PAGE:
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plundered or demolished almost as soon as they had erected them. But in times of peace great multitudes of converts forsook the temples, and came over to the Church, and those, many times, persons of fortune and quality; and in some of the heathen reigns the Church enjoyed a more serene and uninterrupted gale of tranquillity, as in that happy interval of near fifty years between the death of St. Cyprian and the last persecution. And then there was a necessity to build more ample and stately churches, and they had ability to do it, and were not without hopes of continuing to enjoy their works of piety in a settled and lasting peace. So that then, in that promising interval, as Eusebius 95 observes, when Diocletian's court and family were almost all become Christians, and great multitudes of believers in all cities came over daily to the Faith; their ancient fabrics could not contain them, but they built them more ample and spacious churches in every city from the foundation. And when many of these had been destroyed in the long decennial persecution, they were again rebuilt from the ground, more lofty and beautiful than they were before, as the same Eusebius 96 words it, as soon as Constantine had revived the Christians' hopes, by publishing his

edicts in favour of their religion. Particular 3. But now there were two other reasons concurred, after

the nificence of the Emperors were become Christians, which contributed much Christian toward the state and magnificence of Christian churches. Emperors contributed Which were, first, the great liberality and munificence of the toward this. Emperors themselves, who were at great expense in erecting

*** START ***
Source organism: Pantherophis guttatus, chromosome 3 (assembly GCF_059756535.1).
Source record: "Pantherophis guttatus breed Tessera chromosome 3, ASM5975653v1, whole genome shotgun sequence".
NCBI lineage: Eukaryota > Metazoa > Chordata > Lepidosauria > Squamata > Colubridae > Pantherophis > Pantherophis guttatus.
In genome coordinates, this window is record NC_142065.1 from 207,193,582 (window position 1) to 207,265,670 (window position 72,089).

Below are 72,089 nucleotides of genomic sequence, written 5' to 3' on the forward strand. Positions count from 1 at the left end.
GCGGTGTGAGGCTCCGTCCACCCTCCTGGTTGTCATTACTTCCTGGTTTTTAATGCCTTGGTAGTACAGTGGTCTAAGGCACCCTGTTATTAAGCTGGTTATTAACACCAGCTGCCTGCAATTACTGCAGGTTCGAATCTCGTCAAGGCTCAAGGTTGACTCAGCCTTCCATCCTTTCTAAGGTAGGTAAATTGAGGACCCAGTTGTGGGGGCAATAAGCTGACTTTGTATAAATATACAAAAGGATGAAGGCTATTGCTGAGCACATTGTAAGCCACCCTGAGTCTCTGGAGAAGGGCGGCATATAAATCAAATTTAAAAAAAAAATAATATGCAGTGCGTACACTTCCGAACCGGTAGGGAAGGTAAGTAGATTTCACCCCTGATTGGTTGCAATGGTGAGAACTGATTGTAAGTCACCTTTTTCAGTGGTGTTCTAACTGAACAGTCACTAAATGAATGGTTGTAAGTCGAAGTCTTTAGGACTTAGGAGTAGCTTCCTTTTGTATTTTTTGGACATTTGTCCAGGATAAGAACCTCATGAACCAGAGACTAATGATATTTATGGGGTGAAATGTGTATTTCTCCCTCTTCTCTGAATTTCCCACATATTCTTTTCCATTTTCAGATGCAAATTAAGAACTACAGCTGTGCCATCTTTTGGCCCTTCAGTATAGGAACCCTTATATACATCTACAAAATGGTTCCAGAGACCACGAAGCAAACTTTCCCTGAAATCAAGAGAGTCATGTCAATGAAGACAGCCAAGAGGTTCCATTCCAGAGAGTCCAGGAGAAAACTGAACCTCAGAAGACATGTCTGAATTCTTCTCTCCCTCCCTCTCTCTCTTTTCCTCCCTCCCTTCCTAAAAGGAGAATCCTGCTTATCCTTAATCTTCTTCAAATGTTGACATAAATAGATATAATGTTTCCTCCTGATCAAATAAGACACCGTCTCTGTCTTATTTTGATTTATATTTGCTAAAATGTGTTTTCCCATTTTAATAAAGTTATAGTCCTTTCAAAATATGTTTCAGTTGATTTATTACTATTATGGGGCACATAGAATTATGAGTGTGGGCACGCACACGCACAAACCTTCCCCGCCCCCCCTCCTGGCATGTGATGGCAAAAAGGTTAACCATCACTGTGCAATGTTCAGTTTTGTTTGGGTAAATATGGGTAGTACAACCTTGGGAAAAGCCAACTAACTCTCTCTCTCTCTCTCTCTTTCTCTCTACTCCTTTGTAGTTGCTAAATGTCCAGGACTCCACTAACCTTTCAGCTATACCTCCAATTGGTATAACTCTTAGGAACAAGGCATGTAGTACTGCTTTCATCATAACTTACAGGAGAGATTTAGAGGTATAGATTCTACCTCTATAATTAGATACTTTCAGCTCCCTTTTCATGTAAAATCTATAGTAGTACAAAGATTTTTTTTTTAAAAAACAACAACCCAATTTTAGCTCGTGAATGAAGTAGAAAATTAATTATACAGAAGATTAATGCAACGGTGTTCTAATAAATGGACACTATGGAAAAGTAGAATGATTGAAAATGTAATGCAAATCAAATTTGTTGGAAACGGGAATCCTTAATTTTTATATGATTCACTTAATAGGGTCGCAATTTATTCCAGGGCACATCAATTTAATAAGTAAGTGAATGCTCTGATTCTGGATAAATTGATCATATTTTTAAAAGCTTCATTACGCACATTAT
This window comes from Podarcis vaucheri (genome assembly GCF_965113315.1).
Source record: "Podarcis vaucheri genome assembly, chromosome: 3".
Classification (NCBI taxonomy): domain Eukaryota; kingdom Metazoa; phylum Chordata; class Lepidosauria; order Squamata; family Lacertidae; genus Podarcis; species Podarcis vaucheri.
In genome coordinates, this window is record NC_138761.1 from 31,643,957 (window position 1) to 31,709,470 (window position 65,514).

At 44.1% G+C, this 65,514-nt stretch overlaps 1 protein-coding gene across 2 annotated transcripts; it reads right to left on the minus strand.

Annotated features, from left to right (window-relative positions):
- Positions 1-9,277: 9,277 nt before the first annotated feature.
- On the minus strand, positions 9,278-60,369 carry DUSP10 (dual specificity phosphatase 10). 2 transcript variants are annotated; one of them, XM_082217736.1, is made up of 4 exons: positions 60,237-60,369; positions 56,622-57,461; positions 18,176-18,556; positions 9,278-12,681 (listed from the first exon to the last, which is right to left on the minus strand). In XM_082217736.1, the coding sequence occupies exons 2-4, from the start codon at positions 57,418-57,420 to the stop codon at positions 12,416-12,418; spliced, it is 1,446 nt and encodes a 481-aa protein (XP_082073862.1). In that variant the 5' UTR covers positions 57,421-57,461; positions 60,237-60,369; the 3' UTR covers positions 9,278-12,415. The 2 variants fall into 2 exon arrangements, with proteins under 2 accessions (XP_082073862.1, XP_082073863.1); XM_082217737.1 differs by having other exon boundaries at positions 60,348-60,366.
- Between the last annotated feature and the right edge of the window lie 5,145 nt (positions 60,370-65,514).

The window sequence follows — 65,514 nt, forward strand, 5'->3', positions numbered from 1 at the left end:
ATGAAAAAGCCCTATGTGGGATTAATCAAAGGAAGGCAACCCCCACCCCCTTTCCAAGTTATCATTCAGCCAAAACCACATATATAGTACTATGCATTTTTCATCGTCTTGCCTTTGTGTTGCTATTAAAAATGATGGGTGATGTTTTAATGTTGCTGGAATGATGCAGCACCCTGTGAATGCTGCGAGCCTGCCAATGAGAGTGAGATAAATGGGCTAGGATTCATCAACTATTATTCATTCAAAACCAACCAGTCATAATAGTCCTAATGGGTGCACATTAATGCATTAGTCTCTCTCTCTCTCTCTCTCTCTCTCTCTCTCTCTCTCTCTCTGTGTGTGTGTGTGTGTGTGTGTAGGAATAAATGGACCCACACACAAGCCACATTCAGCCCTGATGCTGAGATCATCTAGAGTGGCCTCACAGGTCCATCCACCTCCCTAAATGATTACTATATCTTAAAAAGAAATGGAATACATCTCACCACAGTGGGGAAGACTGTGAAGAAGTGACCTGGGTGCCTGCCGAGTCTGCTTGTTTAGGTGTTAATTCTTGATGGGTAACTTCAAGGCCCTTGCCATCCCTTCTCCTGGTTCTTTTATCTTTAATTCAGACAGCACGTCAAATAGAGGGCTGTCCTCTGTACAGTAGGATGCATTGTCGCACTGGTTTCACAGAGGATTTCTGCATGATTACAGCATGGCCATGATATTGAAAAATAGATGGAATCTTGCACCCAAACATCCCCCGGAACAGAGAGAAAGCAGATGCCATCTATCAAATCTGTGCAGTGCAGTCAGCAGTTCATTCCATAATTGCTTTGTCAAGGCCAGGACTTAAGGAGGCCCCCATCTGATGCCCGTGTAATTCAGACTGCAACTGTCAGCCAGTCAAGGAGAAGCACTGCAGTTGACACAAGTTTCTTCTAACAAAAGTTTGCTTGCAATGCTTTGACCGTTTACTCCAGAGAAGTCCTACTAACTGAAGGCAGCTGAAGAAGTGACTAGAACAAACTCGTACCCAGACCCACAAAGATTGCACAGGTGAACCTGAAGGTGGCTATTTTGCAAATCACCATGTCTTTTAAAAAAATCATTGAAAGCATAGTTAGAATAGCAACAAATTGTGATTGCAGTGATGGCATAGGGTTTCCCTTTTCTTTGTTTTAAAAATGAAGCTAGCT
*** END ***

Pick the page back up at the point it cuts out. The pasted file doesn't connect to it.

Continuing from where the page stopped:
many noble fabrics in several cities to the honour of Christ;
and, secondly, their orders for converting heathen temples into
churches. Constantine

Constantine spared no charge to erect, beautify, and adorn churches in all parts of the East, as at Jerusalem, Antioch, Nicomedia, Mambre, Heliopolis, in Phænicia, and many other places, of which the reader that pleases may find a

95 L. 8. c. 1. See before, ch. I. δυσσεβείαις ήρειπωμένον, ώσπερ εκ 8. 15. P. 32, n. 57.

μακράς και θανατηφόρου λύμης ανα96 L. 10. c. 2. (ν. Ι. p. 463. 15.) βιώσκοντα θεωμένοις, νεώς τε αυθις Μάλιστα δ' ημίν, τους επί τον Χριστόν εκ βάθρων εις ύψος άπειρον έγειρομέτου θεού τας ελπίδας ανηρτημένοις, νους, και πολύ κρείττονα την αγλαίαν άλεκτος παρήν ευφροσύνη και τις των πάλαι πεπολιορκημένων απολαμένθεος άπασιν επήνθει χαράς πάντα βάνοντας. τόπον πρό μικρού ταϊς των τυράννων

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particular account in Eusebius 97 and Socrates 98. But especially at Constantinople, where, among others, he built the beautiful church called Ecclesia Constantiniana, to the memory of the Twelve Apostles; which, as Eusebius 99 describes it, was vastly high, and yet had all its walls covered with marble, its roof overlaid with gold, and the outside, instead of tiles, covered with gilded brass. He also laid the foundation of the famous temple called Sancta Sophia, and Magna, which was finished and dedicated, thirty-four years after, by his son Constantinus, anno 360, who joined the Temple of Peace to it, (which was another church built by Constantine,) including them both in one, as Socrates and the author of the Chronicon Alexandrinum2 inform us. Constantine's example was followed by the succeeding Emperors, but more especially by Justinian, who, among many other works of this nature, rebuilt the church of St. Sophia, which had been burnt down in the time of Anastatius. And now it became the glory of the world for its greatness, curious architecture, richness, and beauty; insomuch that Justinian himself, having finished it, was heard to say, “Νενίκηκά σε, Σολομών, I have outdone thee, Solomon. They who are desirous to read the particular description of this church may find it briefly delineated in Evagrius), Procopius+, and